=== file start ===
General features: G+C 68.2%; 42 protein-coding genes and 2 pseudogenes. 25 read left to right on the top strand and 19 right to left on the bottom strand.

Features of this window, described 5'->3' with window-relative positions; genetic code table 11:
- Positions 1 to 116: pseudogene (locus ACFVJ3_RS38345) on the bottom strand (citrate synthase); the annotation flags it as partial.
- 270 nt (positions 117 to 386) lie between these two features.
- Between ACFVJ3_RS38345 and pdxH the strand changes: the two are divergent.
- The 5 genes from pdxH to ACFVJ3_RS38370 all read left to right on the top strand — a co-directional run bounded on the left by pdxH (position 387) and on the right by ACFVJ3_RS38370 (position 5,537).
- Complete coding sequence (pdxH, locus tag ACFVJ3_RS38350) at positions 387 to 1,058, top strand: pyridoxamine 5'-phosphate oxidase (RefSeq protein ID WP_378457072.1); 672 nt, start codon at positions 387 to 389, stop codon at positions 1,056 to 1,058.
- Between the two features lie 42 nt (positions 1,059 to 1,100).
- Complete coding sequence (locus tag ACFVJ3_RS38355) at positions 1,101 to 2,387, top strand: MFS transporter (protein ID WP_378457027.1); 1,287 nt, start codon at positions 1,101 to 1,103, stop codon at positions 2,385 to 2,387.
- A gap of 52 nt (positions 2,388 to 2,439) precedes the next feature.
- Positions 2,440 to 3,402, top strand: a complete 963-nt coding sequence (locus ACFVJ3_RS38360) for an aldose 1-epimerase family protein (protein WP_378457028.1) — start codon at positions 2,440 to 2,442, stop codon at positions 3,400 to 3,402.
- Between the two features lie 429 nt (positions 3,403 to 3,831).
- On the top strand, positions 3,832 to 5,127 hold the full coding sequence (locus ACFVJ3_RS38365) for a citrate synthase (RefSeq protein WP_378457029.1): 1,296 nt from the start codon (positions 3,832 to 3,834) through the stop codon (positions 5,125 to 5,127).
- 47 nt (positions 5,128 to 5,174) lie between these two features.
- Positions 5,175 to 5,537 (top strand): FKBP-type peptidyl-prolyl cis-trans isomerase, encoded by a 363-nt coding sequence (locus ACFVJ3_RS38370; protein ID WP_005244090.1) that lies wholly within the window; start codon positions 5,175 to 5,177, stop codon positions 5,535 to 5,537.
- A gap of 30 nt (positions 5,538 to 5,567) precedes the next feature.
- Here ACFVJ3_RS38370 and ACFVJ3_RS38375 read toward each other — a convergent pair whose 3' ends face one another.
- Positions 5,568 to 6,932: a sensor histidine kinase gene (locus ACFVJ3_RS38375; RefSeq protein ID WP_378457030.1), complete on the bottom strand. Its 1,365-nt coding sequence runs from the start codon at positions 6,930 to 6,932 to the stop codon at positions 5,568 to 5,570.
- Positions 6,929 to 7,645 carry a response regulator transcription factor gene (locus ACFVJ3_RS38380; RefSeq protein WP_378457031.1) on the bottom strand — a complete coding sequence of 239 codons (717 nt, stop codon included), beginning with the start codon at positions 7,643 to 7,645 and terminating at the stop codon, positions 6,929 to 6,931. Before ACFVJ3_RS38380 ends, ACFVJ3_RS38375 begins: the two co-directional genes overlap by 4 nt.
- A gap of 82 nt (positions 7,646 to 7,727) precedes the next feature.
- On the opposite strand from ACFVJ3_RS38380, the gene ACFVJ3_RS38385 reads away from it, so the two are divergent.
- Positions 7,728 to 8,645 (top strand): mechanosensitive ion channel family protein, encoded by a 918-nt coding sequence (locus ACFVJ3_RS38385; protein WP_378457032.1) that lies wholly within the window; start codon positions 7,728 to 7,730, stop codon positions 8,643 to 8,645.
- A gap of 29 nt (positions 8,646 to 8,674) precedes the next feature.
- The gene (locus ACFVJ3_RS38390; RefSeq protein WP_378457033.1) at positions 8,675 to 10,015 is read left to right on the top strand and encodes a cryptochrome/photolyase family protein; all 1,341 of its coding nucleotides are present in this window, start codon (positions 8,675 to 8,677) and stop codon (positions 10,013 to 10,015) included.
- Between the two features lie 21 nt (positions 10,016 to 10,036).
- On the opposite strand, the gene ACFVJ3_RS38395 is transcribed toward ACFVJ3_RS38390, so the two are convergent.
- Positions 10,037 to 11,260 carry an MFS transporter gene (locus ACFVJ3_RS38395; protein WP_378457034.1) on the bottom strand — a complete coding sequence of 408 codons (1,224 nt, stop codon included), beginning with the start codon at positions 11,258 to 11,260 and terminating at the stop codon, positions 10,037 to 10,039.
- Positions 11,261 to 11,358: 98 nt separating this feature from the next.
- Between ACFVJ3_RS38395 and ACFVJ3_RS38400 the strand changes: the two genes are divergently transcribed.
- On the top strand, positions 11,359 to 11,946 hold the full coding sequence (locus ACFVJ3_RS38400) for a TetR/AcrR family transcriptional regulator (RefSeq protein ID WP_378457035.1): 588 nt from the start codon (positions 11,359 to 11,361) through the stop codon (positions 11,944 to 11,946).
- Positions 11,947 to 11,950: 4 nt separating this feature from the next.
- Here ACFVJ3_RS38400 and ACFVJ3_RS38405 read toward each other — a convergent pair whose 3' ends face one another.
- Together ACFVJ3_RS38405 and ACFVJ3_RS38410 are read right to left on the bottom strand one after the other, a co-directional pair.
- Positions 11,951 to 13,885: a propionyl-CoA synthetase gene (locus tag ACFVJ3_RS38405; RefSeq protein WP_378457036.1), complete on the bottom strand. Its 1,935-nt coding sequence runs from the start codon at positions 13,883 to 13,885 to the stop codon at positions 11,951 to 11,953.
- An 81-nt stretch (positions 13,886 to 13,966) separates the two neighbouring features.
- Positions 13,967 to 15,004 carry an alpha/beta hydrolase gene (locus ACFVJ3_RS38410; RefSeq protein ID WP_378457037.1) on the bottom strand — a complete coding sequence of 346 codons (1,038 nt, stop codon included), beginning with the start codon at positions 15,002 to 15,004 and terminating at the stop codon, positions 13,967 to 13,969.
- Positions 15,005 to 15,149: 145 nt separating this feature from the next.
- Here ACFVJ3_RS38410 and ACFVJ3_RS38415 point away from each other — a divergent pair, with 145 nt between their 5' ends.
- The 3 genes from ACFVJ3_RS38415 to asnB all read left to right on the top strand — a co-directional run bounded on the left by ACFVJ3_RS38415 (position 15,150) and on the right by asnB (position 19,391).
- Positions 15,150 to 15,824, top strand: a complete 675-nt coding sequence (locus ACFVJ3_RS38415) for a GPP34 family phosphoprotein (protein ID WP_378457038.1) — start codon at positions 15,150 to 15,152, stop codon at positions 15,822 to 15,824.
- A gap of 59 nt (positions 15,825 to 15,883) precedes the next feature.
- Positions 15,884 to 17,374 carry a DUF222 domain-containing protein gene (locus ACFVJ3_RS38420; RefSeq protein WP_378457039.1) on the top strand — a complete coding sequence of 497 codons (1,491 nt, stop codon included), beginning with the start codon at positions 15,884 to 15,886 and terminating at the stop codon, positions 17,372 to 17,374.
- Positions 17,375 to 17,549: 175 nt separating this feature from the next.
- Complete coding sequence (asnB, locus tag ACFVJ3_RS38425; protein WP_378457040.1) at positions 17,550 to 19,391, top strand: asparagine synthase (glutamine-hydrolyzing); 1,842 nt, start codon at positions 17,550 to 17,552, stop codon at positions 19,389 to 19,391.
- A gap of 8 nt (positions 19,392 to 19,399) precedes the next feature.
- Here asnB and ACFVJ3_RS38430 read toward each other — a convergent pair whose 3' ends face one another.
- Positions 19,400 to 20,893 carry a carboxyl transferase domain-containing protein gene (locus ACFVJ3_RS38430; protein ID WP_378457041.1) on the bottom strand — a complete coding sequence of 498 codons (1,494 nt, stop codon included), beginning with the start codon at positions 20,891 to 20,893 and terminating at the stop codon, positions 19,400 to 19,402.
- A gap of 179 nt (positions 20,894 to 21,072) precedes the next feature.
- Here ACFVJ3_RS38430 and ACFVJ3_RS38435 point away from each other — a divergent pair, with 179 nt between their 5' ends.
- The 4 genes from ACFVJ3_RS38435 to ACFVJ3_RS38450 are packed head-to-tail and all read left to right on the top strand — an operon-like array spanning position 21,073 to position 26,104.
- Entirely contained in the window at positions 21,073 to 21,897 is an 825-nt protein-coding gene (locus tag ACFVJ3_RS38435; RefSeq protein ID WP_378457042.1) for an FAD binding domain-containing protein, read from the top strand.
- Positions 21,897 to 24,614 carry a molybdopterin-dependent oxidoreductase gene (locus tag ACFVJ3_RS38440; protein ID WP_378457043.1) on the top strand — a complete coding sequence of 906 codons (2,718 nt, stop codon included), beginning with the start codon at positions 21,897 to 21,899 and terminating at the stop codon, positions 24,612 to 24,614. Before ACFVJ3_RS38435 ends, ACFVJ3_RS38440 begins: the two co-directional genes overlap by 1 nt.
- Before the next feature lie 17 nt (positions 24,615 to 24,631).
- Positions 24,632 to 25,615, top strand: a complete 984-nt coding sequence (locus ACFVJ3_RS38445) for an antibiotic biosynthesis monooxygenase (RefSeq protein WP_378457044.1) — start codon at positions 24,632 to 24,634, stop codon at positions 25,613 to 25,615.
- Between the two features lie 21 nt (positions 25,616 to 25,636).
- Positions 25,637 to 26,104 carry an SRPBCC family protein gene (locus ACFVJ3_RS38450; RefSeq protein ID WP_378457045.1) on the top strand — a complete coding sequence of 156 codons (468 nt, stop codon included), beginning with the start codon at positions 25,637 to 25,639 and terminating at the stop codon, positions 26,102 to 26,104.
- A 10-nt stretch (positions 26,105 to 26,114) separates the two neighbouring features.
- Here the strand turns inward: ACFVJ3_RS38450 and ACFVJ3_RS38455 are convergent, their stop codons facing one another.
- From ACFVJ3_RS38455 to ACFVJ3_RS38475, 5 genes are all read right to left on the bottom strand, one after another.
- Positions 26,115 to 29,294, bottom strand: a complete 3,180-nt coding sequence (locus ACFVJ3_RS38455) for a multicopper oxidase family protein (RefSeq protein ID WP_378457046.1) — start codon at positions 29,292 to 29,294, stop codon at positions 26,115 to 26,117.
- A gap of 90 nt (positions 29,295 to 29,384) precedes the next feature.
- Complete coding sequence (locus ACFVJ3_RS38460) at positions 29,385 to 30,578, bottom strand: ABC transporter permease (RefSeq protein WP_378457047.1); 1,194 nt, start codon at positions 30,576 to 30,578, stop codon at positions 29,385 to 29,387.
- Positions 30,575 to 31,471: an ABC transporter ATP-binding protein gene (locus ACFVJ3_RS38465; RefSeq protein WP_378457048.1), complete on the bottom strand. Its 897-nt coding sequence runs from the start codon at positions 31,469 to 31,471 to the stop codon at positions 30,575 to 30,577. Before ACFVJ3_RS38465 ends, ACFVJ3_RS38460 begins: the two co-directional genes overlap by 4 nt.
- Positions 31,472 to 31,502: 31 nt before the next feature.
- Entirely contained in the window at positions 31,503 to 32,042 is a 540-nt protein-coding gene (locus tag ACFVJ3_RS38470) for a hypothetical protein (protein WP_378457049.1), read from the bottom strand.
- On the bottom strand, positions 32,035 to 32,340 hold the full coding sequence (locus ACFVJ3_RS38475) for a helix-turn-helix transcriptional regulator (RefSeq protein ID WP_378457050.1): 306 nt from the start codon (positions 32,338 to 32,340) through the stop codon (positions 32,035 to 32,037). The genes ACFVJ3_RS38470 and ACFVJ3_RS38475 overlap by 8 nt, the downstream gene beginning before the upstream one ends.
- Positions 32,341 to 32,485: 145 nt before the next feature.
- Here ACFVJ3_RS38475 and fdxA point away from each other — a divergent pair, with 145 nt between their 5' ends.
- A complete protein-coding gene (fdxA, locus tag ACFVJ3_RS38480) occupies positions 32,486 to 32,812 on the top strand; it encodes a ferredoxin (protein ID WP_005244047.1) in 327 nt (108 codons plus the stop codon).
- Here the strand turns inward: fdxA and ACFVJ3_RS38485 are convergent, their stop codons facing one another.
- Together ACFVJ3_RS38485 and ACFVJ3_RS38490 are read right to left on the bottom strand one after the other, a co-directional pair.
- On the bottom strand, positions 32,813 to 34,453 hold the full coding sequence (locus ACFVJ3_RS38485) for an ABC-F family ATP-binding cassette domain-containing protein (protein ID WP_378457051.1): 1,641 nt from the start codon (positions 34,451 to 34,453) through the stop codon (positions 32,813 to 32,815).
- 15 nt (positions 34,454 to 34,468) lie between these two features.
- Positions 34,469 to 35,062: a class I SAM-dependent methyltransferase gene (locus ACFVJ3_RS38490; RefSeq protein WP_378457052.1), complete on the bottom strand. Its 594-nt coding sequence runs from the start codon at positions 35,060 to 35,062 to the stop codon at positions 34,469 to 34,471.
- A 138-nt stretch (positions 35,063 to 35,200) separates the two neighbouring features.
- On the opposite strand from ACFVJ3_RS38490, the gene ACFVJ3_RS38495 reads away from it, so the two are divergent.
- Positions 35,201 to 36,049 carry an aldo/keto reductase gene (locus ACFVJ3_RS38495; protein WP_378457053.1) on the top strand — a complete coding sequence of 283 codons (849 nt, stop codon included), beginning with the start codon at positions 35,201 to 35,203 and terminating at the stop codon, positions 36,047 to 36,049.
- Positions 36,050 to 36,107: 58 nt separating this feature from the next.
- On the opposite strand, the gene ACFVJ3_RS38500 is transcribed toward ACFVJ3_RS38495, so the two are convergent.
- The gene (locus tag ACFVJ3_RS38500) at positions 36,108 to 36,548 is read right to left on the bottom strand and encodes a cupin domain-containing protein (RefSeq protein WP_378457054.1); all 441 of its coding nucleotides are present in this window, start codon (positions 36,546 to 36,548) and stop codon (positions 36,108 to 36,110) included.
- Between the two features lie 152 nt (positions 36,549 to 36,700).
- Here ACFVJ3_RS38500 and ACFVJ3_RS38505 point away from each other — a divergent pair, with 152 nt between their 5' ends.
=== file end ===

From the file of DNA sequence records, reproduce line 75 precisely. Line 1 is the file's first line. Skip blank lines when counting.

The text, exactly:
- A 138-nt stretch (positions 35,063 to 35,200) separates the two neighbouring features.